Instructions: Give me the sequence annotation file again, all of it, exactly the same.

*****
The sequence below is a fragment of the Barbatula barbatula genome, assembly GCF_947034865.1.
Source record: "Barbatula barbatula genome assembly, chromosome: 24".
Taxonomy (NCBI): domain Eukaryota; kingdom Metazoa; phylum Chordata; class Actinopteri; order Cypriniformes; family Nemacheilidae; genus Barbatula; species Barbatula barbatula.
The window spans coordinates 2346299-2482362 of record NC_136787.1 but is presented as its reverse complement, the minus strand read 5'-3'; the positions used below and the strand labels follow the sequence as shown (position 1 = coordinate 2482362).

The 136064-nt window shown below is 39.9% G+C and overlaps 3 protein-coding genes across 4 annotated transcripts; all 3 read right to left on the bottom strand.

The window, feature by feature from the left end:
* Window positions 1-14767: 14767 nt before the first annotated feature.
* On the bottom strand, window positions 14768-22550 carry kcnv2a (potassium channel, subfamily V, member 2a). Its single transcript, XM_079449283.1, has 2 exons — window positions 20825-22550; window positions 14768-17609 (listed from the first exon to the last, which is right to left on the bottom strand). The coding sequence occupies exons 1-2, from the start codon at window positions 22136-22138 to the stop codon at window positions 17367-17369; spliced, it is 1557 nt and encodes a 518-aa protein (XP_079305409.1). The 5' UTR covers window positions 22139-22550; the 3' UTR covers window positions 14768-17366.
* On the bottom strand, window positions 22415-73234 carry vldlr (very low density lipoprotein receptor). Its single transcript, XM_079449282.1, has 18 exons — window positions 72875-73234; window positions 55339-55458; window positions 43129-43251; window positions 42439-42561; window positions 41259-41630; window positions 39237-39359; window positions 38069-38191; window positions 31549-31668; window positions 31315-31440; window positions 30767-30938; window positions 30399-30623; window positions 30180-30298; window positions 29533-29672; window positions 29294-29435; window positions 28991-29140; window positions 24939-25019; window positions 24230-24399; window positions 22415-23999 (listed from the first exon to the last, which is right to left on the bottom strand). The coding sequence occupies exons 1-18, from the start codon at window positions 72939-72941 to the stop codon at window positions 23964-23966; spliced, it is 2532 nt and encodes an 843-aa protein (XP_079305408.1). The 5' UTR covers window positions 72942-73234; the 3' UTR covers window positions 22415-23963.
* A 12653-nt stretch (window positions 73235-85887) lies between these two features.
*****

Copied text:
The sequence below is a fragment of the Barbatula barbatula genome, assembly GCF_947034865.1.
Source record: "Barbatula barbatula genome assembly, chromosome: 24".
Taxonomy (NCBI): domain Eukaryota; kingdom Metazoa; phylum Chordata; class Actinopteri; order Cypriniformes; family Nemacheilidae; genus Barbatula; species Barbatula barbatula.
The window spans coordinates 2346299-2482362 of record NC_136787.1 but is presented as its reverse complement, the minus strand read 5'-3'; the positions used below and the strand labels follow the sequence as shown (position 1 = coordinate 2482362).

The 136064-nt window shown below is 39.9% G+C and overlaps 3 protein-coding genes across 4 annotated transcripts; all 3 read right to left on the bottom strand.

The window, feature by feature from the left end:
* Window positions 1-14767: 14767 nt before the first annotated feature.
* On the bottom strand, window positions 14768-22550 carry kcnv2a (potassium channel, subfamily V, member 2a). Its single transcript, XM_079449283.1, has 2 exons — window positions 20825-22550; window positions 14768-17609 (listed from the first exon to the last, which is right to left on the bottom strand). The coding sequence occupies exons 1-2, from the start codon at window positions 22136-22138 to the stop codon at window positions 17367-17369; spliced, it is 1557 nt and encodes a 518-aa protein (XP_079305409.1). The 5' UTR covers window positions 22139-22550; the 3' UTR covers window positions 14768-17366.
* On the bottom strand, window positions 22415-73234 carry vldlr (very low density lipoprotein receptor). Its single transcript, XM_079449282.1, has 18 exons — window positions 72875-73234; window positions 55339-55458; window positions 43129-43251; window positions 42439-42561; window positions 41259-41630; window positions 39237-39359; window positions 38069-38191; window positions 31549-31668; window positions 31315-31440; window positions 30767-30938; window positions 30399-30623; window positions 30180-30298; window positions 29533-29672; window positions 29294-29435; window positions 28991-29140; window positions 24939-25019; window positions 24230-24399; window positions 22415-23999 (listed from the first exon to the last, which is right to left on the bottom strand). The coding sequence occupies exons 1-18, from the start codon at window positions 72939-72941 to the stop codon at window positions 23964-23966; spliced, it is 2532 nt and encodes an 843-aa protein (XP_079305408.1). The 5' UTR covers window positions 72942-73234; the 3' UTR covers window positions 22415-23963.
* A 12653-nt stretch (window positions 73235-85887) lies between these two features.